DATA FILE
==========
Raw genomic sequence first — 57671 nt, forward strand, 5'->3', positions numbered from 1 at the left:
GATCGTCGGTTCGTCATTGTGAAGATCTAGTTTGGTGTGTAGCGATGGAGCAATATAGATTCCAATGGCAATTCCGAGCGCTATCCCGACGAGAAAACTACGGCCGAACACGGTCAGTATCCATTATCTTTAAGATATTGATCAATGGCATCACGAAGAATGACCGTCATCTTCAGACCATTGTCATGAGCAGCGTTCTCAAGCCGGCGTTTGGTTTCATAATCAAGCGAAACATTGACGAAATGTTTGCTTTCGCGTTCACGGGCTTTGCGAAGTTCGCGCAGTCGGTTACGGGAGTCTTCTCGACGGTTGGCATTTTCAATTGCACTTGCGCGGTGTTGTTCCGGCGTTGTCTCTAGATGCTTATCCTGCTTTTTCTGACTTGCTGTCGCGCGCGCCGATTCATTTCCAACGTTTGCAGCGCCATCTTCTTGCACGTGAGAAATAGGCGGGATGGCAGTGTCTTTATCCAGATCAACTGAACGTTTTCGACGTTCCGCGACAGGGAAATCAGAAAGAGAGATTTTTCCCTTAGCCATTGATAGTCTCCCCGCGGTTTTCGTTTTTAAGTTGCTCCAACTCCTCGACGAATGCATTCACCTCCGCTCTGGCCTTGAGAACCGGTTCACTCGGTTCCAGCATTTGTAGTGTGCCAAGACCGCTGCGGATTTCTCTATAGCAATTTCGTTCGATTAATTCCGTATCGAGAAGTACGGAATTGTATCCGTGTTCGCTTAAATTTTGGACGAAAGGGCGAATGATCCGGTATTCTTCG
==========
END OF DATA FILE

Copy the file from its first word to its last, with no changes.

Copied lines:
Raw genomic sequence first — 57671 nt, forward strand, 5'->3', positions numbered from 1 at the left:
GATCGTCGGTTCGTCATTGTGAAGATCTAGTTTGGTGTGTAGCGATGGAGCAATATAGATTCCAATGGCAATTCCGAGCGCTATCCCGACGAGAAAACTACGGCCGAACACGGTCAGTATCCATTATCTTTAAGATATTGATCAATGGCATCACGAAGAATGACCGTCATCTTCAGACCATTGTCATGAGCAGCGTTCTCAAGCCGGCGTTTGGTTTCATAATCAAGCGAAACATTGACGAAATGTTTGCTTTCGCGTTCACGGGCTTTGCGAAGTTCGCGCAGTCGGTTACGGGAGTCTTCTCGACGGTTGGCATTTTCAATTGCACTTGCGCGGTGTTGTTCCGGCGTTGTCTCTAGATGCTTATCCTGCTTTTTCTGACTTGCTGTCGCGCGCGCCGATTCATTTCCAACGTTTGCAGCGCCATCTTCTTGCACGTGAGAAATAGGCGGGATGGCAGTGTCTTTATCCAGATCAACTGAACGTTTTCGACGTTCCGCGACAGGGAAATCAGAAAGAGAGATTTTTCCCTTAGCCATTGATAGTCTCCCCGCGGTTTTCGTTTTTAAGTTGCTCCAACTCCTCGACGAATGCATTCACCTCCGCTCTGGCCTTGAGAACCGGTTCACTCGGTTCCAGCATTTGTAGTGTGCCAAGACCGCTGCGGATTTCTCTATAGCAATTTCGTTCGATTAATTCCGTATCGAGAAGTACGGAATTGTATCCGTGTTCGCTTAAATTTTGGACGAAAGGGCGAATGATCCGGTATTCTTCG